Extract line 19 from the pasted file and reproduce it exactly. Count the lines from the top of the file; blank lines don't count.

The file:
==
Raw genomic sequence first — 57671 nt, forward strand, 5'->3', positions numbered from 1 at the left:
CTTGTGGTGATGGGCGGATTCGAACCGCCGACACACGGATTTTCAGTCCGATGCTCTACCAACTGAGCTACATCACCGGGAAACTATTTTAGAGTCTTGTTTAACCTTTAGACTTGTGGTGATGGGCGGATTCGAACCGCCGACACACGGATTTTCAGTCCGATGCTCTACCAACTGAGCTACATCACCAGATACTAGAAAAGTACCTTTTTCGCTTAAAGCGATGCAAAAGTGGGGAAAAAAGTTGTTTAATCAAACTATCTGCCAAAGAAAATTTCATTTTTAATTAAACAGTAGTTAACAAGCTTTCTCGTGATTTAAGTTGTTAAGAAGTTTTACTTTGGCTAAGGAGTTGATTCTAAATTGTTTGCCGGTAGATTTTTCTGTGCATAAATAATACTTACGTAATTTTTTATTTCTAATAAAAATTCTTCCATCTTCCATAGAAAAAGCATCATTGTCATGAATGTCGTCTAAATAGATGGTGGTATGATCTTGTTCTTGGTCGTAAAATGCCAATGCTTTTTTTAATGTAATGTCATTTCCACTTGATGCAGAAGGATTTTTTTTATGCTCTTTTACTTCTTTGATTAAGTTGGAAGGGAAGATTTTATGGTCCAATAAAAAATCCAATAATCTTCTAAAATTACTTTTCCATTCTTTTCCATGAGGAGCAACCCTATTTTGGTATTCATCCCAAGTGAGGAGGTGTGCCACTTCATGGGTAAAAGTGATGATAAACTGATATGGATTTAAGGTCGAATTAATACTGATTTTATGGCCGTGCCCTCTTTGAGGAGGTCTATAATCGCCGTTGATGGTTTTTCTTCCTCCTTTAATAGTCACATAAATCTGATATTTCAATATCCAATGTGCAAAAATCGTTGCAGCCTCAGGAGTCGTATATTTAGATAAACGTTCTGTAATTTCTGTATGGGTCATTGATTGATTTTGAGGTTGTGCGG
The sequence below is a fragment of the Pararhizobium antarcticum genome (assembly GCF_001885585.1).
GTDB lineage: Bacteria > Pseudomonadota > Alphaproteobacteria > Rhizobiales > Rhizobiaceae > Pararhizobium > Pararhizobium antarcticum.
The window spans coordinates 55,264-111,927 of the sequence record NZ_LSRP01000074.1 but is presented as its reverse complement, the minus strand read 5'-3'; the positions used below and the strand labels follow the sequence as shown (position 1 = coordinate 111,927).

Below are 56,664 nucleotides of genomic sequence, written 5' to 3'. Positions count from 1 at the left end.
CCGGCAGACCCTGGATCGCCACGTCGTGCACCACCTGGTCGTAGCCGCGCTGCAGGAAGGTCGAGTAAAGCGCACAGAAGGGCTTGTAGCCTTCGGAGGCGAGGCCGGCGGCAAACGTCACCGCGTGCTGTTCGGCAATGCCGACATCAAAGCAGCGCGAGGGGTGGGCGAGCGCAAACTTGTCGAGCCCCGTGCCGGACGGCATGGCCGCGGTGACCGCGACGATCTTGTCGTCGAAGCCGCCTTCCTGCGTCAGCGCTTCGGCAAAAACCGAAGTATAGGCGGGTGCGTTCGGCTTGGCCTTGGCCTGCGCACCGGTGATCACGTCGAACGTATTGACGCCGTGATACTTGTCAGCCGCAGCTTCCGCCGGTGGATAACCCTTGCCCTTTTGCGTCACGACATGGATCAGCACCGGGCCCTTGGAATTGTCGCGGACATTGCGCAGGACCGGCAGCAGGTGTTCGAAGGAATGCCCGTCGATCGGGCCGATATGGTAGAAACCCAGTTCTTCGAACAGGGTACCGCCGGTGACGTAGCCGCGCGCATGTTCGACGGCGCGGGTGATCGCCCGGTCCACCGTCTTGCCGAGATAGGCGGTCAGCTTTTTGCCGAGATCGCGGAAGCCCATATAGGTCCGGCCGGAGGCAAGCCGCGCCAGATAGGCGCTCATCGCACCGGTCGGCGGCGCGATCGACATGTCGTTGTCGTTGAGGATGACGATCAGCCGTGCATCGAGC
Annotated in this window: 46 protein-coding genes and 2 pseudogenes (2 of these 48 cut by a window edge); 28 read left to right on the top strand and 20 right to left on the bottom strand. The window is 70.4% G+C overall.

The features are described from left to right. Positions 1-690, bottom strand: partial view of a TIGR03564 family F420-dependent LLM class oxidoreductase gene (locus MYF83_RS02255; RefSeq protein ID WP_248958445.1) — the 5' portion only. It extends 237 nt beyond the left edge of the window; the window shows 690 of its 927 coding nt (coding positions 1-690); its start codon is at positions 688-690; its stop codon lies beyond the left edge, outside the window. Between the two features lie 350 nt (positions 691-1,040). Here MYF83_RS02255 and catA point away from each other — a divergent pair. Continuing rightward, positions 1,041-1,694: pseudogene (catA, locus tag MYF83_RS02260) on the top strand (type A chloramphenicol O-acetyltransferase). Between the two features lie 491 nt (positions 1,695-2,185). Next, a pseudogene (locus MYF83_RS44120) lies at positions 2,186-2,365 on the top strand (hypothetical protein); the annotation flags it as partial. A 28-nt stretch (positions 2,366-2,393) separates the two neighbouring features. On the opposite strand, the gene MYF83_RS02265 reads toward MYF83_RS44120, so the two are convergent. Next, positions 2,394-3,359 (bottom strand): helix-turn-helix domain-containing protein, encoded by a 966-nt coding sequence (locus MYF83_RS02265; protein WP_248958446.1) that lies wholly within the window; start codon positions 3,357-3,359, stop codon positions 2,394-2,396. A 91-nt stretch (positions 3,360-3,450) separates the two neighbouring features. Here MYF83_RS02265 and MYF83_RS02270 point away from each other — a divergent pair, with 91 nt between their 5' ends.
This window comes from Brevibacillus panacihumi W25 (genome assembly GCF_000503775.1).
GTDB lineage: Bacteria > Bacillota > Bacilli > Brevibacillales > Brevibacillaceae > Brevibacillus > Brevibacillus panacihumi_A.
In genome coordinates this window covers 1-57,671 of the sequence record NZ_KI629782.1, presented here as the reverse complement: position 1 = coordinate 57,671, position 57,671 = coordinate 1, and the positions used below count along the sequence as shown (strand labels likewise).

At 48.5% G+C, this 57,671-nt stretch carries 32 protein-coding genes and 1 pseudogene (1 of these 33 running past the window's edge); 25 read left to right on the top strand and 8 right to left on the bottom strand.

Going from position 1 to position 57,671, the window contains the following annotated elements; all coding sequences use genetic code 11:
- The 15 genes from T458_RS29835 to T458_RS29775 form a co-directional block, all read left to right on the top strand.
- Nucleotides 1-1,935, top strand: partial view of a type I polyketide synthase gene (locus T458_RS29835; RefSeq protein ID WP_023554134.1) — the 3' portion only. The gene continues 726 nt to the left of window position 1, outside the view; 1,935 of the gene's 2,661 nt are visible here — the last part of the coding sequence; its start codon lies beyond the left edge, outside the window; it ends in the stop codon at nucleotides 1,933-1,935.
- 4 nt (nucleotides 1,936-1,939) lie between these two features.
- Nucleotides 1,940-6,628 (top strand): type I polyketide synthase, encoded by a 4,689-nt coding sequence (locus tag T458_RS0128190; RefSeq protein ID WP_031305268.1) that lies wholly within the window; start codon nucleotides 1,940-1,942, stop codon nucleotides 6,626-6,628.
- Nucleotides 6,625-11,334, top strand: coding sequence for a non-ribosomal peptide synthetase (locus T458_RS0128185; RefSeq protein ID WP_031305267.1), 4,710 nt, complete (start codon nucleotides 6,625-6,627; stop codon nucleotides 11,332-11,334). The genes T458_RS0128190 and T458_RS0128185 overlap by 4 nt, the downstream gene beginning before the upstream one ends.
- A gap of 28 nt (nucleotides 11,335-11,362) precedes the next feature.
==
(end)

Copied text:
- Nucleotides 6,625-11,334, top strand: coding sequence for a non-ribosomal peptide synthetase (locus T458_RS0128185; RefSeq protein ID WP_031305267.1), 4,710 nt, complete (start codon nucleotides 6,625-6,627; stop codon nucleotides 11,332-11,334). The genes T458_RS0128190 and T458_RS0128185 overlap by 4 nt, the downstream gene beginning before the upstream one ends.